“Accordingly, agreements among competitors to exclude new competitors can violate the antitrust laws when their purpose or effect is to impede competition by goods or services that consumers purchase and enjoy but which threaten the profits of incumbent firms,” Delrahim wrote.
Delrahim’s warning follows reports that Steven Spielberg, an Academy board member, was preparing to propose a rule change that would stop films that debut on streaming services or have limited theatrical releases from obtaining Oscar consideration.
Spielberg has been vocal about his views on streaming services and Oscar eligibility. He told ITV News last year that Netflix and other streaming services have boosted the quality of television. However, he added, “Once you commit to a television format, you’re a TV movie. … If it’s a good show—deserve an Emmy, but not an Oscar.”
“I don’t believe films that are just given token qualifications in a couple of theaters for less than a week should qualify for the Academy Award nomination,” he continued.
Netflix in particular, grabbed a lot of attention at the Oscars this year with “Roma,” which won awards for best director, best foreign language film, and best cinematography. The company responded to word of potential rule changes on Twitter last month, without naming Speilberg.
According to Variety, an Academy spokesperson said, “We’ve received a letter from the Dept. of Justice and have responded accordingly.”
The spokesperson said that the Academy’s Board of Governors will meet on April 23 for its annual awards rules meeting. At that meeting, all branches will submit possible updates for consideration.
Read the full DOJ letter here.
See what others are saying: (Variety) (The Wall Street Journal) (Rolling Stone)
Facebook Bans White Nationalist Content on its Platform
- Facebook announced that it is banning white nationalist and separatist content on its platforms.
- Some have applauded the company, while others wonder if it will be effective, and why this was not their policy in the first place.
- Its previous policy made a distinction between white supremacy, which was banned, and white nationalism and separatism, which was allowed.
What’s Facebook’s New Policy?
Facebook announced Wednesday that it will ban all white nationalist and separatist content from its platform.
A post, titled “Standing Against Hate,” informed users that the policy will take effect starting next week on both Facebook and Instagram. In it, the company acknowledged that other forms of hate speech, like white supremacy, were already not allowed. However, they explained that they previously viewed white nationalism and separatism differently.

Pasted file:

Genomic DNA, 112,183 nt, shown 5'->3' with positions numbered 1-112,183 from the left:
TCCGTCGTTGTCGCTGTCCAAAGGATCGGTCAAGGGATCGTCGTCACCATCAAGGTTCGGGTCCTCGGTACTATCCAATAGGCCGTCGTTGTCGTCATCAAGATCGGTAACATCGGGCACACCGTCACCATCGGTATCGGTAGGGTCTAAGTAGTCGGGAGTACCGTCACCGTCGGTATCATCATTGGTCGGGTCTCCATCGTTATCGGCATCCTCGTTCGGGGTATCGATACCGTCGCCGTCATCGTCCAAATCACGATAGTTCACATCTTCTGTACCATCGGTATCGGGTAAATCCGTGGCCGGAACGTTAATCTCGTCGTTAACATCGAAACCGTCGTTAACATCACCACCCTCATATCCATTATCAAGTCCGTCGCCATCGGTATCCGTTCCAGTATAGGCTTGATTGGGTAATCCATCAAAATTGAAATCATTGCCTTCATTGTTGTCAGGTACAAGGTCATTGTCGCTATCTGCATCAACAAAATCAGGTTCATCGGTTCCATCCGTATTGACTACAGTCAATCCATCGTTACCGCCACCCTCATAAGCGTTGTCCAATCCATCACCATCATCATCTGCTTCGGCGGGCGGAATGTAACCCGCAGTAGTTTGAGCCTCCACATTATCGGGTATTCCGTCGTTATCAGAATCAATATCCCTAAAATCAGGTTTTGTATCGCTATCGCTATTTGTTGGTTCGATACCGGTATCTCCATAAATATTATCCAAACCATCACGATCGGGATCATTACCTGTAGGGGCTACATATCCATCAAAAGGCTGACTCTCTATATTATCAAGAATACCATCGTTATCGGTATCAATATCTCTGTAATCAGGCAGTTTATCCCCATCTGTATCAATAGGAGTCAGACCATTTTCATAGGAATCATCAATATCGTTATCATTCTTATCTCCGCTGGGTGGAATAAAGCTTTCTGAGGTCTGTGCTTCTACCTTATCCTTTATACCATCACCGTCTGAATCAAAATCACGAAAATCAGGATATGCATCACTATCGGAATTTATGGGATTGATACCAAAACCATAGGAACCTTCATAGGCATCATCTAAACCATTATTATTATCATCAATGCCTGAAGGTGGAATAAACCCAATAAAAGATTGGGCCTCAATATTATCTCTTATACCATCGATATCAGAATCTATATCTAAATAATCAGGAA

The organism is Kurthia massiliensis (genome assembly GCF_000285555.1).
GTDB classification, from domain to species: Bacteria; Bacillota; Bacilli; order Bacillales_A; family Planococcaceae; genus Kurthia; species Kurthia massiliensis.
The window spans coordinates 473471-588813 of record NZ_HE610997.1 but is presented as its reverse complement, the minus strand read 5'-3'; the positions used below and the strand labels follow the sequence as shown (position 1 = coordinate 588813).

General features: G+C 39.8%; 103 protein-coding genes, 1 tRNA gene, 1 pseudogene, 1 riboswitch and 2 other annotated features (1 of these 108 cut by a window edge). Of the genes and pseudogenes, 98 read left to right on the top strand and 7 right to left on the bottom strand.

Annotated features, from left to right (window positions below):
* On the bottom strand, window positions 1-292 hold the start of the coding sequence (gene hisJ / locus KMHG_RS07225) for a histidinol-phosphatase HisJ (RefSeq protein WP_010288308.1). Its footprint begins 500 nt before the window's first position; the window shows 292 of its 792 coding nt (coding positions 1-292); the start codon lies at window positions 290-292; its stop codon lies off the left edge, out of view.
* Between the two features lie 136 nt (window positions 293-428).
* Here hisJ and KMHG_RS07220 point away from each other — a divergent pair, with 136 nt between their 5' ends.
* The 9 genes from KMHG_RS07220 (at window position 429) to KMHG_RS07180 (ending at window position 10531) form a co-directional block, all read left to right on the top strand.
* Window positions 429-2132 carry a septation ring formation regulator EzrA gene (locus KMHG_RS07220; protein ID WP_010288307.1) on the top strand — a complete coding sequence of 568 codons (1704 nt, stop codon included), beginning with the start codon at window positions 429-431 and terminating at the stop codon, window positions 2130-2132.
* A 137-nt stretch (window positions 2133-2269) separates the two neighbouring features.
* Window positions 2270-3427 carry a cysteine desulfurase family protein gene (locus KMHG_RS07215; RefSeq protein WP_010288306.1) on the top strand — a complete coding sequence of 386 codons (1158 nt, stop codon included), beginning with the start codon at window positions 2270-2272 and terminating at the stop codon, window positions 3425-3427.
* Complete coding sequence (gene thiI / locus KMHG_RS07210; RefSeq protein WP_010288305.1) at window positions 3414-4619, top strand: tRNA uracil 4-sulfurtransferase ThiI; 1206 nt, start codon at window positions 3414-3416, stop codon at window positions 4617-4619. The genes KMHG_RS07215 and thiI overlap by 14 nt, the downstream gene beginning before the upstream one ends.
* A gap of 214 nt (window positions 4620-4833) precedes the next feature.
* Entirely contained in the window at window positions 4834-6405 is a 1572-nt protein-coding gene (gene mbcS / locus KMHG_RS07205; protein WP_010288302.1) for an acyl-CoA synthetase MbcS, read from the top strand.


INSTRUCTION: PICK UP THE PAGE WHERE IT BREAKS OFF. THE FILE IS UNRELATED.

“Our policies have long prohibited hateful treatment of people based on characteristics such as race, ethnicity or religion — and that has always included white supremacy,” the post read. “We didn’t originally apply the same rationale to expressions of white nationalism and white separatism because we were thinking about broader concepts of nationalism and separatism — things like American pride and Basque separatism, which are an important part of people’s identity.”
According to the post, the company has spent the last several months speaking with organizations, academics, and other experts on race relations, who all said that the ideologies behind white nationalism and separatism were tied closely to white supremacy. and that a line can’t be truly drawn between them. This implored Facebook to change their policy.
“Going forward, while people will still be able to demonstrate pride in their ethnic heritage, we will not tolerate praise or support for white nationalism and white separatism,” the company said in their post.
In addition this, the tech giant claimed it is also working on its speed and efficiency when it comes to removing hateful content. They also said that any search on white nationalism will link the user to Life After Hate, an organization founded by former extremists that provides outreach, education, and crisis intervention.
What Prompted This Change in Policy?
In the past, Facebook has received no shortage of criticism for the way it monitors hate speech. In 2018, Motherboard leaked Facebook’s training documents on their hate speech policies. Those documents specifically okayed white nationalism and separatism, while drawing a line at white supremacy. Many civil rights groups disagreed with this, likely leading the company to start the discussions that lead to Wednesday’s policy update.
While they didn’t mention it in their post, the timing of this announcement also follows the recent tragedy in New Zealand that left 50 dead. In that attack, a gunman used Facebook to stream himself killing people inside two mosques. The gunman was identified as a white nationalist, and after this incident many called for Facebook to do more about the hateful and harmful rhetoric on its site.
What Do People Think About This?
Their decision has been met with as much praise as it has skepticism.
New Zealand’s Prime Minister, Jacinda Ardern, called it “positive” in a press conference, while also noting that these ideas have always been hate speech.
“Arguably these categories should always fall within the community guidelines of hate speech,” Ardern said. “But nevertheless it’s positive the clarification has now been made in the wake of the attack in Christchurch.”
Kristen Clarke, the President of the National Lawyers’ Committee for Civil Rights Under Law, an organization that lobbied Facebook on the matter, congratulated the company in a tweet, calling it an “important victory.”
On the other side, Vera Eidelman, an attorney for the ACLU, thinks Facebook has the right sentiment, but is concerned about potential unintended consequences, telling NPR:
“White supremacist, nationalist and separatist views are repugnant, and Facebook as a private company is well within its rights to remove such hate and bigotry from its platform,” Eidelman wrote to NPR.
“In its attempts to police the speech of over two billion people, Facebook runs the risk of censoring those that attack white nationalism, too. Further, every time Facebook makes the choice to remove content, a single company is exercising an unchecked power to silence individuals and remove them from what has become an indispensable platform.”